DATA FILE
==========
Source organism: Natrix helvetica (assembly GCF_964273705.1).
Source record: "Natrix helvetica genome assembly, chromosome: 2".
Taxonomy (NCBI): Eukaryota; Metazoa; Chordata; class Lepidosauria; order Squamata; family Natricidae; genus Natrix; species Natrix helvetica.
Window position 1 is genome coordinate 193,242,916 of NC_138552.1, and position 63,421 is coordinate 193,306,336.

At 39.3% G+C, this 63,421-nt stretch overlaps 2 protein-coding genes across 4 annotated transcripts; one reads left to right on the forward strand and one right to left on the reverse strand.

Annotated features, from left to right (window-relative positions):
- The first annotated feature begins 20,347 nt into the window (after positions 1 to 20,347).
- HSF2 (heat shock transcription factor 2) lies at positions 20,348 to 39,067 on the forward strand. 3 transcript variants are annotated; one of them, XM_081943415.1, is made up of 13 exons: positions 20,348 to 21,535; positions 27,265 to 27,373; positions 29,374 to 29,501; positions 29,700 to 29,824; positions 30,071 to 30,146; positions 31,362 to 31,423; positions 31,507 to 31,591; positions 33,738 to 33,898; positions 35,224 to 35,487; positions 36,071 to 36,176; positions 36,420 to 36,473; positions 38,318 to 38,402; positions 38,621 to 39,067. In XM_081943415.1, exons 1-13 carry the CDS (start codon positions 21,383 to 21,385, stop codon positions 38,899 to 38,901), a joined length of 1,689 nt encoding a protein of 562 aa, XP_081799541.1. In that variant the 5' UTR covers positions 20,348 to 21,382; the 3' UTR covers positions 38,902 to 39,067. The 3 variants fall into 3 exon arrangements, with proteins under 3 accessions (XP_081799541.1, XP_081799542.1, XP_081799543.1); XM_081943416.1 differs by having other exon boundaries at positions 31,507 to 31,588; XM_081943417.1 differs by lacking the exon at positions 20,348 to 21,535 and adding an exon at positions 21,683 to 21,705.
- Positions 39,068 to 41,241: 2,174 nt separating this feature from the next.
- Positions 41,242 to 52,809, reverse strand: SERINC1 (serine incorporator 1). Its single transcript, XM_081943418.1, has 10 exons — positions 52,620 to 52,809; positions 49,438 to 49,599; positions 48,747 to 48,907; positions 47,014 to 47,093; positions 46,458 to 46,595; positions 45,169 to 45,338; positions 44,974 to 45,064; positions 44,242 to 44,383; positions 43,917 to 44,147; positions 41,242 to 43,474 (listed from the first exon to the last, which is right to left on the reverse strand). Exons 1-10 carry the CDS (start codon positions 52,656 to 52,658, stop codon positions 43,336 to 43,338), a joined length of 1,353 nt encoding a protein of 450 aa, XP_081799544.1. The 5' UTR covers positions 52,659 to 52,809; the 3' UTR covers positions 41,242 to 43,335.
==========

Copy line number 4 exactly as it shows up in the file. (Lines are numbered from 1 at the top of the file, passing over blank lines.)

Window position 1 is genome coordinate 193,242,916 of NC_138552.1, and position 63,421 is coordinate 193,306,336.